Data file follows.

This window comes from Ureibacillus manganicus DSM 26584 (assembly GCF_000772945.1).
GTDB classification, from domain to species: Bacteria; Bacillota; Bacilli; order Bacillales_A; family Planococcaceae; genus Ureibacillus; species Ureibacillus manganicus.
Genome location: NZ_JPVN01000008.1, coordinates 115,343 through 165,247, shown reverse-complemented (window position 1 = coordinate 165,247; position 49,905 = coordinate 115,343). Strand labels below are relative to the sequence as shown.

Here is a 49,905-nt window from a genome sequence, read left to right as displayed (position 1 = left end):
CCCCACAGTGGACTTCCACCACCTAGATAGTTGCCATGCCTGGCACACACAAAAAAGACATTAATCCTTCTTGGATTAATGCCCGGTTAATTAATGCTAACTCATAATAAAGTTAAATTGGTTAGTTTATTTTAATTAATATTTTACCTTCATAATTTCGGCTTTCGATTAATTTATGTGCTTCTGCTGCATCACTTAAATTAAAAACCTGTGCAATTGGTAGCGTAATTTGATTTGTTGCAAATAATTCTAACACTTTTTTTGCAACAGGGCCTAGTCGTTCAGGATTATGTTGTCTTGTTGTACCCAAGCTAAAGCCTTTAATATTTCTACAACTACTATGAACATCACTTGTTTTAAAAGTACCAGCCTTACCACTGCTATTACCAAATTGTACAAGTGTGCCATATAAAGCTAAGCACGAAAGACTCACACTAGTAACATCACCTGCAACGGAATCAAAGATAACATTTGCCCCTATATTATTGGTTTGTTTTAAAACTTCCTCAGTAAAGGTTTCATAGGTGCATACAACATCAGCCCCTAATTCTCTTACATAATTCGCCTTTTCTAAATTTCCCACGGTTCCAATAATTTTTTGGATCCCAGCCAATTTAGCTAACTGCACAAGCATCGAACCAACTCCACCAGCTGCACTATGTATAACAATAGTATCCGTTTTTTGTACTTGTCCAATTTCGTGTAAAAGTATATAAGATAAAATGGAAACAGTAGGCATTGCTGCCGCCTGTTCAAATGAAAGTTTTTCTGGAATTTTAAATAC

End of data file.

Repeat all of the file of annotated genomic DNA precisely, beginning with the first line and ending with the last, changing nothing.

This window comes from Ureibacillus manganicus DSM 26584 (assembly GCF_000772945.1).
GTDB classification, from domain to species: Bacteria; Bacillota; Bacilli; order Bacillales_A; family Planococcaceae; genus Ureibacillus; species Ureibacillus manganicus.
Genome location: NZ_JPVN01000008.1, coordinates 115,343 through 165,247, shown reverse-complemented (window position 1 = coordinate 165,247; position 49,905 = coordinate 115,343). Strand labels below are relative to the sequence as shown.

Here is a 49,905-nt window from a genome sequence, read left to right as displayed (position 1 = left end):
CCCCACAGTGGACTTCCACCACCTAGATAGTTGCCATGCCTGGCACACACAAAAAAGACATTAATCCTTCTTGGATTAATGCCCGGTTAATTAATGCTAACTCATAATAAAGTTAAATTGGTTAGTTTATTTTAATTAATATTTTACCTTCATAATTTCGGCTTTCGATTAATTTATGTGCTTCTGCTGCATCACTTAAATTAAAAACCTGTGCAATTGGTAGCGTAATTTGATTTGTTGCAAATAATTCTAACACTTTTTTTGCAACAGGGCCTAGTCGTTCAGGATTATGTTGTCTTGTTGTACCCAAGCTAAAGCCTTTAATATTTCTACAACTACTATGAACATCACTTGTTTTAAAAGTACCAGCCTTACCACTGCTATTACCAAATTGTACAAGTGTGCCATATAAAGCTAAGCACGAAAGACTCACACTAGTAACATCACCTGCAACGGAATCAAAGATAACATTTGCCCCTATATTATTGGTTTGTTTTAAAACTTCCTCAGTAAAGGTTTCATAGGTGCATACAACATCAGCCCCTAATTCTCTTACATAATTCGCCTTTTCTAAATTTCCCACGGTTCCAATAATTTTTTGGATCCCAGCCAATTTAGCTAACTGCACAAGCATCGAACCAACTCCACCAGCTGCACTATGTATAACAATAGTATCCGTTTTTTGTACTTGTCCAATTTCGTGTAAAAGTATATAAGATAAAATGGAAACAGTAGGCATTGCTGCCGCCTGTTCAAATGAAAGTTTTTCTGGAATTTTAAATAC